So my situation is that I want to my development files - Ruby & PHP - available to all of my machines when I am home and away. When I asked the question before (Mount my Webserver as a drive in Win7/8) I was told to use version control software but I don't want to be downloading a local copy and working on it so that I then have to upload the new version and re-download the new version to all the machines. There's no group of developers here just me and most of my dev/debug issues come from writing code and testing it one machine but then forgetting to update my other machines. Thus I want a sync'd copy of the files on all of my machines.

I was considering using ownCloud on one of my webservers for other reason anyways and gives my Win machines easy access to the files. My Win machines have the ownCloud update client that works like Google Drive's or DropBox's with sync'ing happening on what appears to be a timer. The ownCloud update client on my Ubuntu machines didn't want to install and I'm using a mix of desktop and server versions. So my Ubuntu machines simply mount the ownCloud directory via davfs2 and (in once I get this worked out) they will use rsync on a cron to create a local copy - that way my machines can continue to work if the server with the ownCloud files goes down.

But then I ran across mention of Unison which I'd never heard of before. It seems that Unison is a program meant to do the same thing as differential rsync. Have I misunderstood?

Unison sounds like it is built for syncing files across servers so I wouldn't have to worry about keeping the remote server's mount up and running or re-establishing the mount before executing a differential rsync. However, all of the tutorials I'm finding on Unison suggest that you have to open up SSH to root logins. Maybe I'm worried about nothing but that seems like a bad idea.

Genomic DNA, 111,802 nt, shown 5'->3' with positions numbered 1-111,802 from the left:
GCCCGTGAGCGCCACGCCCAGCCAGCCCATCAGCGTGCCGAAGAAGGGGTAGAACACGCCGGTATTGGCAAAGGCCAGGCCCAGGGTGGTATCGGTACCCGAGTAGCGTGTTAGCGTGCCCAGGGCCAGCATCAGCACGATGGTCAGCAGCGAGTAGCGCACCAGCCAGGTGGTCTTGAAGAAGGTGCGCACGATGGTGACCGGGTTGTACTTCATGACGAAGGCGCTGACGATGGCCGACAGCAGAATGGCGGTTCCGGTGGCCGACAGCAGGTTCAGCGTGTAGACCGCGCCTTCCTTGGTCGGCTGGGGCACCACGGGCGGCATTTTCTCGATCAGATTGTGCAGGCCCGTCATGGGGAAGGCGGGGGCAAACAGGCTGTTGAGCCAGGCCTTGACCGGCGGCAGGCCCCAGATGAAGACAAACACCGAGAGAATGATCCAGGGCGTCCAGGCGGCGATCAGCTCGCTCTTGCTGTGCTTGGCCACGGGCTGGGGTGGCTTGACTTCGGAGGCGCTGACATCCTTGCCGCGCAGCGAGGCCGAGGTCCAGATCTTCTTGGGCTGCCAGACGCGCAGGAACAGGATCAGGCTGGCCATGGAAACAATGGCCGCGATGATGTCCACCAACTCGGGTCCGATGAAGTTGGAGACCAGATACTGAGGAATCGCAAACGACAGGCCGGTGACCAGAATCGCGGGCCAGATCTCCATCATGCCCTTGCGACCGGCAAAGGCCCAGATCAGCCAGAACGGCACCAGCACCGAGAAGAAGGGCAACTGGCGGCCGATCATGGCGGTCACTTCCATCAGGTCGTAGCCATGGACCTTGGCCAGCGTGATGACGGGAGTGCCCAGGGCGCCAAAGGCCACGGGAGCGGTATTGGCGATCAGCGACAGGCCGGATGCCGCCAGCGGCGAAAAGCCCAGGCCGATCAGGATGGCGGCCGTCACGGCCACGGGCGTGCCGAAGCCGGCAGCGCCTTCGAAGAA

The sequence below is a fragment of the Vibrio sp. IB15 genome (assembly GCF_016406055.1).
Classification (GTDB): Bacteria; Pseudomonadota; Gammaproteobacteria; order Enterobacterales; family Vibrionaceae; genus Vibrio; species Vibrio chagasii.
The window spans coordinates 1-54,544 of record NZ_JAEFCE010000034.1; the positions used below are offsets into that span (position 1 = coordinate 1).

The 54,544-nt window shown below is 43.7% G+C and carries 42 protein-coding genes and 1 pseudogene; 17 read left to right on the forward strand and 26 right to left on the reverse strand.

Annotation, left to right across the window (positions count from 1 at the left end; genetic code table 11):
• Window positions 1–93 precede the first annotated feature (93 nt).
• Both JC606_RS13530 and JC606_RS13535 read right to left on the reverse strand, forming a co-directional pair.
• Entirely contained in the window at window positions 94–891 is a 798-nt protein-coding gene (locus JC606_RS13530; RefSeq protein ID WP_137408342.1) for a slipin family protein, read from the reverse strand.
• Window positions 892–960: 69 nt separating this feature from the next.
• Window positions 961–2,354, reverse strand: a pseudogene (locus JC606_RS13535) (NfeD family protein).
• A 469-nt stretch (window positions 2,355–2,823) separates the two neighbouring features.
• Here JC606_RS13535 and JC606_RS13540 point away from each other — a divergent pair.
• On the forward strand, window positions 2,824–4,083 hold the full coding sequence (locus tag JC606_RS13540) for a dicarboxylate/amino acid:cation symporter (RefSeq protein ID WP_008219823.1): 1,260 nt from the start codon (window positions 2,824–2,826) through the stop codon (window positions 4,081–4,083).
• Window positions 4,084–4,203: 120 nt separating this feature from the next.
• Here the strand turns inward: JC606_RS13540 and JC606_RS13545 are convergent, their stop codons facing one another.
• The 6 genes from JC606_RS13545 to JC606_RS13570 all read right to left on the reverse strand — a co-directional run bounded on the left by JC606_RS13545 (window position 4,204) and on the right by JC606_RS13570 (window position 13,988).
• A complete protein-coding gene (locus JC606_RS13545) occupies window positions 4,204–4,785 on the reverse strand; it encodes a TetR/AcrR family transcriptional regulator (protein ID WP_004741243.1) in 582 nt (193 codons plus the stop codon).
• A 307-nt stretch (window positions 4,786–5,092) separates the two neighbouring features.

1. Am I correct that allowing a root login on SSH is a bad idea for security reasons?
  2. Are there advantages to Unison that I've overlooked?
  3. Are there issues with rsync that I've overlooked? Such as wiping out my local copy if the mount of the remote server goes down and now the directory looks empty.
  4. Are there performance advantages to Unison over rsync or vice versa?
  5. Finally, is there a way to monitor mounts and re-establish automatically if they die? I could use write something to check for specific contents on the mount but that seems prone to problems.



Choose Unison if what you want is two way synchronization, it is better suited for those scenarios; although achievable in rsync as well.

  1. It's a bad idea, but a root login is not required. You need a login to the other machine which has permissions to write to the folders you want to sync. Since this is your personal stuff, you can use your normal login or create a special login on all machines specifically for Unison and grant that login permissions on those folders.

  2. The two way binding and ease of setup mainly, but it comes down to preference. You could try both to see which one you end up liking more.

  3. You can perform checks before actually invoking the rsync or Unison sync. For example, you can mount the remote machine's directory via sshfs. If it fails, don't kick off the sync. This can be part of your sync script.

  4. The main bottleneck will be network speed, and Unison can be slower if you have huge amounts of data to sync (~100GB or so). Otherwise, the differences are negligible, YMMV. Everyone's setup is different. You should also read this post as part of your considerations.

  5. If you're using sshfs, try the reconnect option.

Having said all this, if this is just for code, it's still a good idea to consider a version control system as others have said. You can host a git server on a machine at home and synchronizing code only takes a minute or less with one command, without the overhead of maintaining mounts, logins, connections, etc.

  • 1
    I don't have GBs worth of data to sync - at least not yet. I intend to sync my code but keep items like log files local only. So that really means less than 1 GB. However, my use case is such that the files will get called via cron on a timespan of 1 to 10 min. This means that edge case (file in use) mentioned in your reference seems to be much more likely and thus more maintenance with Unison. The way around a 2 way sync with rsync I think will be to simply edit the files in the mounted drive directly and run the tool files from the rsync'd local folder. – Gabe Spradlin Jan 16 '14 at 22:54

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